1/2 tsp chili powder
Grind to paste
2 green chilies (or per desired heat)
2 cloves garlic
2 tsp oil
1/2 tsp mustard seeds
1/2 tsp cumin seeds
1/2 tsp turmeric powder
1/4 tsp asafoetida
1 small onion, chopped
2 tomatoes, chopped
1. Pressure cook yellow moong daal and set aside.
2. Heat oil in a saucepan. Add mustard seeds, cumin seeds and turmeric powder. As they sizzle, add onions. Saute till onion is soft. Now add tomatoes and fry for 5 minutes.
3. Now, add ground paste. Fry for 5 minutes.
4. Add mashed daal, coriander-cumin powder, chili powder, salt.
5. Add water to get the desired consistency. Bring to boil.
6. Switch the gas to low.
7. Simmer for 5 minutes.
Note -
1. MIL suggests using more oil for the traditional way of making this daal.
2. Though this daal has curry like consistency, do not add too much water to get broth like results.
3. Adjust chili powder depending on the number of green chilies used in this daal.

Thursday, October 14, 2010

Vada Paav

My birthday menu always had two mandatory items on the list. One was batata vada and the second was cake. The first was always homemade and the second one was from the local bakery. Now, I have blogged about batata vada, laadi paav and even garlic chutney. But I have never put a picture of the magical combination of all three together. So here it is - Vada paav for two birthdays today. Happy birthday, my blog and happy birthday, self!

Vada Paav
Mumbai's Own Burger!
1 recipe batata vada
1 recipe laadi paav
1 recipe garlic chutney

1. Slit paav open.
2. sprinkle some garlic chutney.
3. Place/stuff a vada.
4. Take a big bite!!

Note -
1. You can make your own variations by adding green/sweet-sour chutney instead of garlic chutney.

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Wednesday, October 13, 2010

Chana Bataka nu shaak (1)

I have given this shaak the suffix (1) because this is the one without onion and garlic. The second recipe in the draft is with onion and garlic which will make its blog appearance some day!
Chana Bataka nu Shaak (1)
Chickpeas with Potatoes
3 cups chana/chickpea sprouts
2 potatoes
1 tsp jaggery
1/2 tsp tamarind pulp or 2 tomatoes, chopped
1 tbsp coriander-cumin powder
2 tsp oil
1/2 tsp mustard seeds
1/4 tsp asafeotida
1/2 tsp turmeric powder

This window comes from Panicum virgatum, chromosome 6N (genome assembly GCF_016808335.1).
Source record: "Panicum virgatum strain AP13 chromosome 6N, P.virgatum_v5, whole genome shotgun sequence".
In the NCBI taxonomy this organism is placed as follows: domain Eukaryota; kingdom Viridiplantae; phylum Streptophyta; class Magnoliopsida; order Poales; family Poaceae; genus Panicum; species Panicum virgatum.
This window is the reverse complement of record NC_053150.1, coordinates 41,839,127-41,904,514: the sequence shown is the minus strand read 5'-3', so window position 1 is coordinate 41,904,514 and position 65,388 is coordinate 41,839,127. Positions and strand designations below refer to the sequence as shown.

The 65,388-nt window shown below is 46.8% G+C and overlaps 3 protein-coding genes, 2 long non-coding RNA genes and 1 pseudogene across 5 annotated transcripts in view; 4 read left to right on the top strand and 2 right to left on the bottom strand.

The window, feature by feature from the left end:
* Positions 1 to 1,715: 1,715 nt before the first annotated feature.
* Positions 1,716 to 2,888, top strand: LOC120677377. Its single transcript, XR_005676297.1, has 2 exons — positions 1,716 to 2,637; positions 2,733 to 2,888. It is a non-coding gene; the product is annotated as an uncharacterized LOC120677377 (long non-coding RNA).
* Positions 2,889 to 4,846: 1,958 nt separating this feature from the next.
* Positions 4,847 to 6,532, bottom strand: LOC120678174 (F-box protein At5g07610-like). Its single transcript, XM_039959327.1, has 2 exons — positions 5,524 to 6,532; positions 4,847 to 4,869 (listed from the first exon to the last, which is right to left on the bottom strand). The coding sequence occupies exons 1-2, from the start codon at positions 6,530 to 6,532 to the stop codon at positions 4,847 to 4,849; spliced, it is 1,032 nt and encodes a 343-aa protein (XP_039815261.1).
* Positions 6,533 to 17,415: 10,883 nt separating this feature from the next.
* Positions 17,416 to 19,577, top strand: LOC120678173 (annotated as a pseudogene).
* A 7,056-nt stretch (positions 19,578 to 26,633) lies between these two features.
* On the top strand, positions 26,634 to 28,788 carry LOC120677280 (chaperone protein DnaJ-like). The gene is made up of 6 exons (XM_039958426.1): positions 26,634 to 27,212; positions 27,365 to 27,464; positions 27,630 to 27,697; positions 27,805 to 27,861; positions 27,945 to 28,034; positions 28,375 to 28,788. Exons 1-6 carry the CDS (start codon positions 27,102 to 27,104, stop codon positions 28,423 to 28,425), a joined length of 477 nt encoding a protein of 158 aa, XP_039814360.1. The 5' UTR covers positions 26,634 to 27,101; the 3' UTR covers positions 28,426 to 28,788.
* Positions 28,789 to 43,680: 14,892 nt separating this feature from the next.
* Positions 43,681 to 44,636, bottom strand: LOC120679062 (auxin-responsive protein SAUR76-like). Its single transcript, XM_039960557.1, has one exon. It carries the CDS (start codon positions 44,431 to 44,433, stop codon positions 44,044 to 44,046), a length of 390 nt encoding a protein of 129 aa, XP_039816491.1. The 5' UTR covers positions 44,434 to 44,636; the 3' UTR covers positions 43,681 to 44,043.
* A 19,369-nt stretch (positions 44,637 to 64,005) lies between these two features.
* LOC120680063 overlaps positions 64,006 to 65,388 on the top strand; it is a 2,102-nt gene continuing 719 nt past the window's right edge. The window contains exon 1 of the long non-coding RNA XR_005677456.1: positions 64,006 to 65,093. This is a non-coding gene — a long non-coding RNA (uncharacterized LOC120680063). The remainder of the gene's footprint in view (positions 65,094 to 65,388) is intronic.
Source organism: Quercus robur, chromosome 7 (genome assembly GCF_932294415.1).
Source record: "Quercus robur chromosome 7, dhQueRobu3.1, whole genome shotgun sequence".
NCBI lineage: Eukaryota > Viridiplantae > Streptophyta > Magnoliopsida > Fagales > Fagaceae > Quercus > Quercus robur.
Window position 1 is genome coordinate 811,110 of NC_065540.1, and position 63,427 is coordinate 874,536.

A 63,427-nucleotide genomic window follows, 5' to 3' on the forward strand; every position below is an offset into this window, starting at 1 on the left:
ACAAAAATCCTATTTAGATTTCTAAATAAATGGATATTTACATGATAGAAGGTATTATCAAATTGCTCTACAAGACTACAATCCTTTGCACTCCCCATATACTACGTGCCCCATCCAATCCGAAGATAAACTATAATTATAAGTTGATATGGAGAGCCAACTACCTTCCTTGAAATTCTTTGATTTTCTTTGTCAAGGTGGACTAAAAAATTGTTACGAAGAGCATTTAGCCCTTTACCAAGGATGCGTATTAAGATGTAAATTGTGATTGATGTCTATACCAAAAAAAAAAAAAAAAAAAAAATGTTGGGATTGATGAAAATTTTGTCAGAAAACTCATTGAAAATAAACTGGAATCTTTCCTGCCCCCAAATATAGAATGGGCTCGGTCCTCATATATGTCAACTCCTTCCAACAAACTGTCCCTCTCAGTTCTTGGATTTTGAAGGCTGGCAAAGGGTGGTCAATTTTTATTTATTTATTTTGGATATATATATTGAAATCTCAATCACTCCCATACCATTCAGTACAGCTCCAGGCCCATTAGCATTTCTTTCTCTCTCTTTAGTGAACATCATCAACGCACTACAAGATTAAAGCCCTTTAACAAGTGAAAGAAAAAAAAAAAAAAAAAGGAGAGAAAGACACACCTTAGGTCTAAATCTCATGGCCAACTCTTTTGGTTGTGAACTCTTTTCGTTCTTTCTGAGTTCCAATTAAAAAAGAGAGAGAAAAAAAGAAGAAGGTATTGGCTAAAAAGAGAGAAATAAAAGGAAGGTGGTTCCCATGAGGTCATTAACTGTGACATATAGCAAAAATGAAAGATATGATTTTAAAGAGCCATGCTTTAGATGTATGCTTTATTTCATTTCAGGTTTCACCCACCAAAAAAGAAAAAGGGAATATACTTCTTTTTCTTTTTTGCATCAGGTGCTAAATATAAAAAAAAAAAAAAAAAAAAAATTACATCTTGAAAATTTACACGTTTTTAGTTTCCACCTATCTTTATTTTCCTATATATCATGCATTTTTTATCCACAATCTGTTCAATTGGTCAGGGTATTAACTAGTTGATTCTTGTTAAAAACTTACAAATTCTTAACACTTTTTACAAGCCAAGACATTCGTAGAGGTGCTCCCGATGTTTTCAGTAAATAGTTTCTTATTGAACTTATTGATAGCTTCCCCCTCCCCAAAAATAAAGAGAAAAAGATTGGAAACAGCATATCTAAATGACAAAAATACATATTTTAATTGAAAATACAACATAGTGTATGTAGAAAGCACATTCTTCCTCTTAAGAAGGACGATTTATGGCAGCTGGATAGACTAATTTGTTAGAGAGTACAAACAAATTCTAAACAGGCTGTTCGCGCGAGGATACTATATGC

1/4 cup cilantro, minced
1. Pressure cook chickpeas and potatoes.
2. Peel and dice the potatoes.
3. Heat oil in a saucepan.
4. Add turmeric powder. mustard seeds and asafoetida.
5. As it sizzles, add cooked chickpeas, potatoes, and all the remaining ingredients
6. Simmer till all the water is evaporated
7. Garnish with cilantro.
1. Instead of tamarind, chopped tomato can be used. If using tomatoes, add along with turmeric in tempering.

Tuesday, October 12, 2010

KaLa Masala

This masala is from the Marathwada region of Maharashtra. It is not related to goda masala. However, at myt home, we use the term kala masala and goda masala interchangeably to refer to this goda masala.

This Marathwada Kala masala is a must for their fiery mutton curries. I received this masala from a friend who is not a blogger. Thank you, A!

Monday, October 11, 2010


I bought this basil plant from our farmers' market. It was fun cooking with fresh basil for pizza, pasta and pesto

Sunday, October 10, 2010

Lemongrass Plant

Lemongrass is known as gavati chaha in Marathi and paati cha in Gujarati. It's very easy to grow. You can either buy lemongrass from your farmers' market (very economical!) or you can buy from your supermarket. Place it in a cup filled with water for 3-4 days or till it sprouts roots. Once you see those roots, just plant it in soil. 
We us the grass like leaves of the lemongrass (gavat is grass in Marathi & hence the name gavati chaha or paat also means the needle like leaves and hence paati cha in Gujarati)  for making tea. A perfect remedy for cold in this fall weather!

Saturday, October 9, 2010

Tal Gurer Payesh

Recipe Link

My Modification -
1. I also added some shevya/seviyan along with rice for this kheer.
2. I used Thai palm jaggery for this recipe.

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Friday, October 8, 2010

Pedvyache Tirphalache Suke

When I went to Whole foods, I almost flipped. There were fresh sardines. I just couldn't believe my eyes. I hurriedly asked the fishmonger to pack 4 for me. and I waited. Thank God, I reached there before a chinese lady because she took each and every remaining sardine. I was happy with my catch! I decided to make Tirphalache Suke. I kept devouring it all by myself for next few days since hubby doesn't eat anything that's not boneless.

Pedvyache Tirphalache Suke
Sardines Curry

4 sardines, cleaned & make gashes

salt to taste

1/2 tsp turmeric powder

Grind to a fine paste